Senior Katie Knight is Co-Editor for print. This is her fourth year on staff. She enjoys bossing people around--particularly Co-Editor Andrew McKittrick. She is also a member of the Broadcasting Dream Team. Read Full »
It’s 7:32 a.m. and the halls of Shawnee Mission East are swamped with students. People crowd lockers, teachers scramble to get their morning coffee. Everything seems normal…at first.
The closer I look, the more pink I see.
It’s that moment when I realize I need to brace myself for dealing with a wasted cause: breast cancer awareness month.
From my left I’m accosted by an innocent junior with a pink bow in her hair and a pink stamp in her hand.
“Would you like to get a stamp to show your support for Breast Cancer Awareness month?” she says in a high, peppy voice, with a ribbon marked in pink ink on each of her cheeks.
I look back to her table where there is a mob of people, all chattering amongst one another, waiting in line to get various body parts stamped. Their hands, their arms, some even do their faces.
“Um,” I respond awkwardly. “Uh, no thanks.”
I step around her and hurry away towards my locker without making further eye contact with her.
I’ve found myself in situations like these for a year and three months, and I still can’t seem to get used to it. A year and three months ago, I lost my own grandmother to the horrid disease that is breast cancer.
I watched my Mimi lose pound after pound, her face shrinking in all the while. I watched the hair on her head, eyebrows and eyelashes fall off as the treatments went on. And in her final days, I watched as her lungs filled up with fluid and her heart failed her.
And it was all cancer’s fault.
So why on Earth were people celebrating?
Ever since Mimi died, all of this glittery pink and the cheerleader-y “rah rah” attitude have really started to bother me. The pink ribbons and “warrior” T-shirts that are an attempt to raise awareness for breast cancer have masked the reality of the illness.
It’s not some club that all these men and women join once they get sick. It’s not a badge of honor. It’s a disease.
And yet, all these campaigns seem to glorify it.
I know that companies like Susan G. Komen make their events exciting in hopes of attracting more people that, in turn, will donate more money. And I know all the pink and fluff that comes with that is fueling their goal to raise awareness. I get that.
But aren’t people informed, already? Who isn’t aware of breast cancer?
The amount of money Susan G. Komen creates and spends on awareness is astronomical. With an average annual income of $240 million, reuters.com reported that only 15 percent of that goes to research, and 40 percent goes to ‘awareness’.
The amount of money used for something as useless as making people ‘aware’ of breast cancer is heartbreaking, knowing that that much money would be a huge contribution to the research world. These awareness campaigns like Komen’s encourage routine mammograms, which, according to WebMD, reduce breast cancer deaths by only approximately 10 percent.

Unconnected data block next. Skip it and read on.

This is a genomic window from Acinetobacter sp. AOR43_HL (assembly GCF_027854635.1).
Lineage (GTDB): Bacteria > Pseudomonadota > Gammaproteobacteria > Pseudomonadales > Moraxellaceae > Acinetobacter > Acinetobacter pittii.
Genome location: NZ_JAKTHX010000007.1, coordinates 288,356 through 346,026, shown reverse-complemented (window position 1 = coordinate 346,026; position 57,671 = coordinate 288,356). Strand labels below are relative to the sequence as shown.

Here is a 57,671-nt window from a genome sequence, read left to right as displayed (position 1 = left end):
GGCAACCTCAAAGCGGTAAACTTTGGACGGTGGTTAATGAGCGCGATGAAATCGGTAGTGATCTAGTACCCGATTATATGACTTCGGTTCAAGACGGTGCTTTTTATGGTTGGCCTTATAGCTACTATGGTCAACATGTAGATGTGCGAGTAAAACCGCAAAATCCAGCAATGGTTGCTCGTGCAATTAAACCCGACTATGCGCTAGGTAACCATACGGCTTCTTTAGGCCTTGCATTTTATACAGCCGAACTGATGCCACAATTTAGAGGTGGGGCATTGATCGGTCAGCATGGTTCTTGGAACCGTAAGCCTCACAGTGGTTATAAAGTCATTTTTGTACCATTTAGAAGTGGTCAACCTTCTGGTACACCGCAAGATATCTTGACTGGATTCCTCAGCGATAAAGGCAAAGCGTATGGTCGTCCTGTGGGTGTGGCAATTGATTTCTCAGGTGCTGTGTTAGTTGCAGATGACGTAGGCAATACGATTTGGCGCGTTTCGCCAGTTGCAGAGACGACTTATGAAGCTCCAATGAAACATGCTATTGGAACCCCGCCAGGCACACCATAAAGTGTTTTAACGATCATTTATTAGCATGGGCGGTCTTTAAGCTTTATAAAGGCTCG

Even worse, in 2012 Komen abruptly ended their funding for Planned Parenthood and breast cancer screenings, and promptly scrambled back into funding those companies after it was revealed that founder and CEO Nancy Brinker had received a 64 percent pay increase, making her annual salary $684,717. That’s some serious shadiness for a company that claims to do good.
Another organization at fault is the National Football League. Their iconic pink socks and gloves always make an appearance each fall in hopes of raising awareness, but in reality, it doesn’t make any difference. Cork Gaines from Business Insider said that “for every $100 in pink merchandise sold, $12.50 goes to the NFL. Of that, $11.25 goes to the American Cancer Society and the NFL keeps the rest.” All of the remaining funds are divvied up between the company that makes the merchandise (they receive about 37.5 percent) and the company that profits from the merchandise (roughly 50 percent), which is typically the NFL and each of its teams.
There’s a very fine line between marketing to raise money, and raising money to market.
Don’t get me wrong, though; I think most of these organizations have good intentions. I just think the main goal is off.
Besides all the wasted time and energy towards awareness, believe it or not, there’s one aspect of these campaigns that bothers me more than anything: after someone dies from breast cancer, it seems that that’s all people remember about them. She was a “fighter”. He “was a true warrior”.
If I were to ever die from something as dreadful as breast cancer, I would want people to think about how I lived, rather than how I came to my death. I want people to remember Mimi by how she lived, not by what took her life. So few can die for a good reason; we aren’t all martyrs. However, many can live for a good reason.
So why on Earth were people celebrating?
My favorite author, John Green, sums it up perfectly in his New York Times best-selling novel, “The Fault In Our Stars”: “…There is no glory in illness. There is no meaning to it. There is no honor in dying of.”
I just can’t fathom what a difference there would be if these companies focused their funds towards actual research rather than wasting it on movements for awareness. All that money spent on pink gear and marketing their cause could do so much good for the world of research and taking greater strides towards actually finding a cure. I just hope they remember that their goal of awareness has already been achieved. Their next goal should be curing it.